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Environmental stress fracture



In materials science, environmental stress fracture or environment assisted fracture is the generic name given to premature failure under the influence of tensile stresses and harmful environments of materials such as metals and alloys, composites, plastics and ceramics.

Additional recommended knowledge

Metals and alloys exhibit phenomena such as stress corrosion cracking, hydrogen embrittlement, liquid metal embrittlement and corrosion fatigue all coming under this category. Environments such as moist air, sea water and corrosive liquids and gases cause environmental stress fracture. Metal matrix composites are also susceptible to many of these processes.

Plastics and plastic-based composites may suffer swelling, debonding and loss of strength when exposed to organic fluids and other corrosive environments, such as acids and alkalies. Under the influence of stress and environment, many structural materials, particularly the high-specific strength ones become brittle and lose their resistance to fracture. While their fracture toughness remains unaltered, their threshold stress intensity factor for crack propagation may be considerably lowered. Consequently, they become prone to premature fracture because of sub-critical crack growth. This article aims to give a brief overview of the various degradation processes mentioned above.

Stress corrosion cracking

Stress corrosion cracking is a phenomenon where a synergistic action of corrosion and tensile stress leads to brittle fracture of normally ductile materials at generally lower stress levels. During stress corrosion cracking, the material is relatively unattacked by the corrosive agent, but fine cracks form within it. This process has serious implications on the utility of the material because the applicable safe stress levels are drastically reduced in the corrosive medium. Season cracking and caustic embrittlement are two earliest stress corrosion cracking processes which affected the serviceability of brass cartridge cases and riveted steel boilers respectively.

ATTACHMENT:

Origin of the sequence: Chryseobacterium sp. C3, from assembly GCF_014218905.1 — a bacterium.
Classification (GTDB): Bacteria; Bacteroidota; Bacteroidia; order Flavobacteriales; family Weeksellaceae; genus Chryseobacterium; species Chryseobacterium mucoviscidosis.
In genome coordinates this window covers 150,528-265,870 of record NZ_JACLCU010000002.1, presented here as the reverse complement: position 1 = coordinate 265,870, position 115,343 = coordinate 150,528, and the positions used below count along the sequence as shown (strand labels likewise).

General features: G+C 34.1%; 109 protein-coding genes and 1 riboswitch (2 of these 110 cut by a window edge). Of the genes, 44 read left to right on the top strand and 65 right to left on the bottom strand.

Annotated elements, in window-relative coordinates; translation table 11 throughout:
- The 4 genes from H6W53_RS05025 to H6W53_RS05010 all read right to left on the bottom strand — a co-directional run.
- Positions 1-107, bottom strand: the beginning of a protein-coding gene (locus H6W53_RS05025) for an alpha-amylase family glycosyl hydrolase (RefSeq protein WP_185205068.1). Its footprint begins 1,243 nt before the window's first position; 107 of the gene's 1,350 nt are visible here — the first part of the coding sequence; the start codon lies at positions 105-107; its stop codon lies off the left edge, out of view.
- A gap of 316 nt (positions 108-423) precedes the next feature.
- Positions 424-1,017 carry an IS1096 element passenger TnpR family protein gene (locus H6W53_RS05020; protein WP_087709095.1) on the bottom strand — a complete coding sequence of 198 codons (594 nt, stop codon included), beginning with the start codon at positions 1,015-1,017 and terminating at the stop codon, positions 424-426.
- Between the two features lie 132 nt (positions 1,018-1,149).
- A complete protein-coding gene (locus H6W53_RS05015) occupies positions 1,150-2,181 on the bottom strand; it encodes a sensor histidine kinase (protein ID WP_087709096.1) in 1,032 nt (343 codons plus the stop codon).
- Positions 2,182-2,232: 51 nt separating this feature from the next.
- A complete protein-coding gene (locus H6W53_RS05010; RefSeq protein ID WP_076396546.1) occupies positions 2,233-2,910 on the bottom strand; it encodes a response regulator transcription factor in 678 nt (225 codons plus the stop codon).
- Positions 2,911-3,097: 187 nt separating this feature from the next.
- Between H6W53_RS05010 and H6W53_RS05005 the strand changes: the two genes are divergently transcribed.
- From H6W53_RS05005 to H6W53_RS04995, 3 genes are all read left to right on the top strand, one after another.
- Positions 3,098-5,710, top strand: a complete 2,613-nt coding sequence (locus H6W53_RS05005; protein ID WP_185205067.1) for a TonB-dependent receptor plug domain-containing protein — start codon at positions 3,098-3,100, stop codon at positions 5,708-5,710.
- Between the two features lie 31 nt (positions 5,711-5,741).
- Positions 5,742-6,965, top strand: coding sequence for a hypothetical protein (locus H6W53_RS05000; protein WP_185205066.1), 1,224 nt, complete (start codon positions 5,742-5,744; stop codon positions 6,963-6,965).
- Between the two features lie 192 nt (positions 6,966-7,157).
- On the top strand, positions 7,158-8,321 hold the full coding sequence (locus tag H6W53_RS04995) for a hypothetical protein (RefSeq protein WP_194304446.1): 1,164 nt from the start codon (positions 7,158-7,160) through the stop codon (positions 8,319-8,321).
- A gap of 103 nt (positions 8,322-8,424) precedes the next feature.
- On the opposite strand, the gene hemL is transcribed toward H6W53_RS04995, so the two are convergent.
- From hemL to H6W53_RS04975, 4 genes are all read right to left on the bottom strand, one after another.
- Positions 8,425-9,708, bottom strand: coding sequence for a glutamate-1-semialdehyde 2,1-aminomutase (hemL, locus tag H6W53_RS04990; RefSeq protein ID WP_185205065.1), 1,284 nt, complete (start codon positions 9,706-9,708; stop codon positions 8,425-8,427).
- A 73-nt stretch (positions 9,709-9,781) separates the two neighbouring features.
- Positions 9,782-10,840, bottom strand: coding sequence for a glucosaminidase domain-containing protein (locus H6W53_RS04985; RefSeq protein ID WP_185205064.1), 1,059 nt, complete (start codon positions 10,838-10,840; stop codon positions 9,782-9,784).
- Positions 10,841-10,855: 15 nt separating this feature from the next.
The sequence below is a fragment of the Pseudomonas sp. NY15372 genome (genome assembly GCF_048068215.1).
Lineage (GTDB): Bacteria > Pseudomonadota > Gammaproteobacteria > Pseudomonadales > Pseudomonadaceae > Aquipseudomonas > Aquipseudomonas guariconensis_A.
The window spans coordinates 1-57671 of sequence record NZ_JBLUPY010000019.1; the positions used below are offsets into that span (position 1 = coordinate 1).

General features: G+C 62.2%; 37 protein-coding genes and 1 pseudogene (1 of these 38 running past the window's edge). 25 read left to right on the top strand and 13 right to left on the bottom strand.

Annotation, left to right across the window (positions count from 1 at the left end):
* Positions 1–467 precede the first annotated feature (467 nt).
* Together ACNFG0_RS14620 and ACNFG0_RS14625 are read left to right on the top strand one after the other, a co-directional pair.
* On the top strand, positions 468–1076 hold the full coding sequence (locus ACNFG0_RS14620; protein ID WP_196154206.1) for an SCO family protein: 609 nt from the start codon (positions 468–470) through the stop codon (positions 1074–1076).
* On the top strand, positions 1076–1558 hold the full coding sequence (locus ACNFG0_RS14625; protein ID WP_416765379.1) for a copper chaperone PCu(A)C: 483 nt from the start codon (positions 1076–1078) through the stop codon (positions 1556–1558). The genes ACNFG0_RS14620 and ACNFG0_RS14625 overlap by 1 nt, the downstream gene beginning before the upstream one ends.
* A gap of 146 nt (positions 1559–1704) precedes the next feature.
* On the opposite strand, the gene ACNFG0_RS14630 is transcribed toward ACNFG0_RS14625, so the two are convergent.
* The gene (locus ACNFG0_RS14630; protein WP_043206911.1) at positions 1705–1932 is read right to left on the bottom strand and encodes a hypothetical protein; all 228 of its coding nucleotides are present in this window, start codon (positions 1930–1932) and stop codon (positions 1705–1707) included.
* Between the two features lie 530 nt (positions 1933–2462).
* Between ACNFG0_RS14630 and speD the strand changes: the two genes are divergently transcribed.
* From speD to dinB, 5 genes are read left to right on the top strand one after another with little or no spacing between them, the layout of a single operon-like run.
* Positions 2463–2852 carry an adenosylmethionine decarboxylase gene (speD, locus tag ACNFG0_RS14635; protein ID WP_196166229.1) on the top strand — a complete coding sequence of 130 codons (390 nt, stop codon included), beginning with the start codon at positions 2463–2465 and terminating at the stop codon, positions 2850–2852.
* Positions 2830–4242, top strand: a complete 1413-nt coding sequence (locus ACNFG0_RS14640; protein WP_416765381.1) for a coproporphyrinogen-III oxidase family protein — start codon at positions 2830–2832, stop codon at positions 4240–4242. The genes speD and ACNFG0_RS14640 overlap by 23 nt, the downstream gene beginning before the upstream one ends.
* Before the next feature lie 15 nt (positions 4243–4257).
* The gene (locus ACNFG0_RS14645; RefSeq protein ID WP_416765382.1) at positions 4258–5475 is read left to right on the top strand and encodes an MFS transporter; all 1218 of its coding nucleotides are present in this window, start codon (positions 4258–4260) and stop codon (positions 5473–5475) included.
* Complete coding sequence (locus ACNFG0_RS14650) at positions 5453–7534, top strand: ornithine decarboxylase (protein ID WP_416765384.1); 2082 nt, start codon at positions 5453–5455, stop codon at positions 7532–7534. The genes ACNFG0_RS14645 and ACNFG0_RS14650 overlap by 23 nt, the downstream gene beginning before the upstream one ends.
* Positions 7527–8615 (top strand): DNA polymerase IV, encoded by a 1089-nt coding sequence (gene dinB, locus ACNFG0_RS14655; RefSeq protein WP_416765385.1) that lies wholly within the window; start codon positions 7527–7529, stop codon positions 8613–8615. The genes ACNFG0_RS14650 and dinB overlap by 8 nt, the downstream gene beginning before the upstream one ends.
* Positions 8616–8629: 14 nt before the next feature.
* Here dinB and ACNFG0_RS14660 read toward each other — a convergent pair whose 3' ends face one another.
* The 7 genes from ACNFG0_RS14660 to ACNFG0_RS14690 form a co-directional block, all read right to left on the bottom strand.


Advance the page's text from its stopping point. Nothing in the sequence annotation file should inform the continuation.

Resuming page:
Hydrogen embrittlement

Small quantities of hydrogen present inside certain metallic materials make the latter brittle and susceptible to sub-critical crack growth under stress. Some materials may exhibit a marked decrease in their load carrying capacity and fail in a brittle fashion when stressed in an atmosphere containing hydrogen. Both of these processes may be called hydrogen embrittlement.

Delayed failure, the fracture of a component under stress after an elapsed time, is a characteristic feature of hydrogen embrittlement (2). Hydrogen entry into the material may be effected during melting, casting, welding, and service life. Corrosion during service in moist environments generates hydrogen, part of which may enter the metal and cause embrittlement. Presence of a tensile stress, either inherent or externally applied, is necessary for metals to be damaged. As in the case of stress corrosion cracking, hydrogen embrittlement may also lead to a decrease in the threshold stress intensity factor for crack propagation or an increase in the sub critical crack growth velocity of the material. The most visible effect of hydrogen in materials is a drastic reduction in ductility during tensile tests. It may increase, decrease or leave unaffected the yield strength of the material. Hydrogen may cause serrated yielding in certain metals such as Niobium, Nickel and some steels (3).

Over the years several theories have been proposed to explain hydrogen embrittlement. Pressure theory (4) and surface adsorption theory (5) are among the earliest of these. Later, decohesion theory (6) and slip softening theory (7) were introduced to resolve defects in the earlier theories. The hydride embrittlement theory (8) explains the behavior of hydride forming metals such as Titanium, Zirconium, Vanadium, and Niobium.

References

  1. Mars G. Fontana, Corrosion Engineering, 3rd Edition, McGraw-Hill, Singapore,1987
  2. A. R. Troiano, Trans. American Society for Metals, 52 (1960),54
  3. T. K. G. Namboodhiri,Trans. Indian Institute of Metals, 37 (1984),764
  4. A. S. Tetelman,Fundamental Aspects of Stress Corrosion Cracking, eds.,R. W. Staehle, A. J. Forty and D. Van Rooyan, National Association of Corrosion Engineers, Houston, Texas, (1967), 446
  5. N. J. Petch and P. Stables, Nature, 169 (1952), 842
  6. R.A.Oriani, Berichte der Bunsen-Gesellschaft für physikalische Chemie, 76 (1972),705
  7. C. D. Beachem, Metall. Trans.,3 (1972),437
  8. D. G. Westlake, Trans. ASM,62 (1969), 1000
 
This article is licensed under the GNU Free Documentation License. It uses material from the Wikipedia article "Environmental_stress_fracture". A list of authors is available in Wikipedia.
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